Why Do My Child’s Gums Bleed When Brushing?

Do your child’s gums bleed when brushing? If you’ve noticed some red on your child’s toothbrush or some blood when your child spits after brushing, you’ve no doubt been alarmed. That’s natural. For most of us, blood indicates a problem, which can certainly be true regarding oral hygiene. However, not all blood that appears when a child is brushing is cause for alarm. It might just indicate a reason to make a change of some sort. But, in other instances, it can be indicative of a problem that needs to be addressed immediately.

Consider this list of the common causes of bleeding gums amongst children.


Gums Bleed When Brushing?Sometimes a toothbrush is a reason for bleeding gums, especially a new toothbrush. Bristles that are still firm from non-use can make gums bleed. In addition, if you’re buying a toothbrush that isn’t labeled “soft”, it’s likely too firm for your child anyway. Toothbrushes with soft bristles are appropriate until and even into adulthood simply because they are kinder to teeth and gums.

You’ll also want to make sure your child isn’t brushing too aggressively or for too long (though that’s rarely a problem with kids). Applying too much pressure can also cause gums to bleed.


Most pediatric dentists maintain that it’s fine to start flossing when your child is about two. If you begin that routine at an early age, it will likely continue into adulthood. However, a new flossing routine will certainly cause some minor bleeding, but it should subside in a week or so. If you notice that the bleeding is continuing or seems heavier than it should talk to your dentist.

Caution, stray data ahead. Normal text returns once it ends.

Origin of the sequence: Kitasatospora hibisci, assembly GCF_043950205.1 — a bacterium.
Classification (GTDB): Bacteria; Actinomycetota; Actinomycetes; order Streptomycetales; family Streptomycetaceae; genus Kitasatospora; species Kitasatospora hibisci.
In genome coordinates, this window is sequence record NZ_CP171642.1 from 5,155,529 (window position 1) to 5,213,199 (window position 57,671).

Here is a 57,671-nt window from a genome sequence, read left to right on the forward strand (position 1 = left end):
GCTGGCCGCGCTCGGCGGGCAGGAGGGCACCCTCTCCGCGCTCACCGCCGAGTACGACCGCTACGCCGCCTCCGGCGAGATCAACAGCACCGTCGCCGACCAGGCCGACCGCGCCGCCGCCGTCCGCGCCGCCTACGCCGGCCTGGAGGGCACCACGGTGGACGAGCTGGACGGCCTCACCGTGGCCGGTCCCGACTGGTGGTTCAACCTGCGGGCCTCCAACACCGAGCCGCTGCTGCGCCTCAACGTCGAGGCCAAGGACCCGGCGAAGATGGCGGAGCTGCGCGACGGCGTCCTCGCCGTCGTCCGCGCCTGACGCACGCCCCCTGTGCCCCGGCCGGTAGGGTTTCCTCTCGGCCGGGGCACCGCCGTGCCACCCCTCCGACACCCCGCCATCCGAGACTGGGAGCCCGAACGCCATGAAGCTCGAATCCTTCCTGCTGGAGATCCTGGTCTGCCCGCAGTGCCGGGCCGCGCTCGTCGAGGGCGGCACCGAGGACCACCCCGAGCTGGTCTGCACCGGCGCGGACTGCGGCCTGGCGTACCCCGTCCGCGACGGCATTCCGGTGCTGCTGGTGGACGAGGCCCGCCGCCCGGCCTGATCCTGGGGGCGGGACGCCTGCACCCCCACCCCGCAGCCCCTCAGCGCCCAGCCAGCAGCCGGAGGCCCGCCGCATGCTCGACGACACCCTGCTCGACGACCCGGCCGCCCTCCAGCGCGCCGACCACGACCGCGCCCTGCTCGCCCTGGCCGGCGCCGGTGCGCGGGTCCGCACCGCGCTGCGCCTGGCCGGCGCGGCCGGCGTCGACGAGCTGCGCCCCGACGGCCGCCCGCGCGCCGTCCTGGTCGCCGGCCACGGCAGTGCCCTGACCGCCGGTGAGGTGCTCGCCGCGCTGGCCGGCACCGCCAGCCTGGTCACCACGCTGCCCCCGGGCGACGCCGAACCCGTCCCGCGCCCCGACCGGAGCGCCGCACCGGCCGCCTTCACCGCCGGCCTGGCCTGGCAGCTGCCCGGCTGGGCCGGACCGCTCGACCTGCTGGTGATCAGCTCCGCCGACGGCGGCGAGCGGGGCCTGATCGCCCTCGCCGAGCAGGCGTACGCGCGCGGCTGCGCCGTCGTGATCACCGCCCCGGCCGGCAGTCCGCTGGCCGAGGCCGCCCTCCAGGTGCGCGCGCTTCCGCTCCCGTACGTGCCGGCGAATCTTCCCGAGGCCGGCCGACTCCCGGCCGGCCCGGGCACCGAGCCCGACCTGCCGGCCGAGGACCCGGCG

Some medicines, like anticoagulants, will cause gums to bleed. Obviously, however, it’s important to continue with those medications so you’ll just need to adjust your child’s brushing and make sure it’s gentle and not too aggressive.

In addition, there are medications that can dry out the mouth and also cause gums to become inflamed, sometimes resulting in bleeding. These might include certain asthma inhalers, antihistamines, anti-anxiety meds, isotretinoin (for acne), and several others. Again, if this is the case, be sure you or your child isn’t brushing too hard.

Periodontal disease

Excessive plaque buildup can cause gum – or periodontal – disease, especially when kids get a little older. And plaque buildup happens due to a less-than-ideal oral hygiene routine.

Sadly, the American Association of Pediatric Dentists reports that about half of children between the ages of 3 and 4 suffer from gingivitis and nearly everyone has gum problems by adolescence. With good brushing habits, flossing, and regular visits to the dentist, these numbers could be greatly reduced.

To learn more about bleeding gums and how you can prevent periodontal disease, talk to one of our pediatric dentists at Anchorage Pediatric Dentistry at (907)562-1003 for more information or to set up an appointment today!

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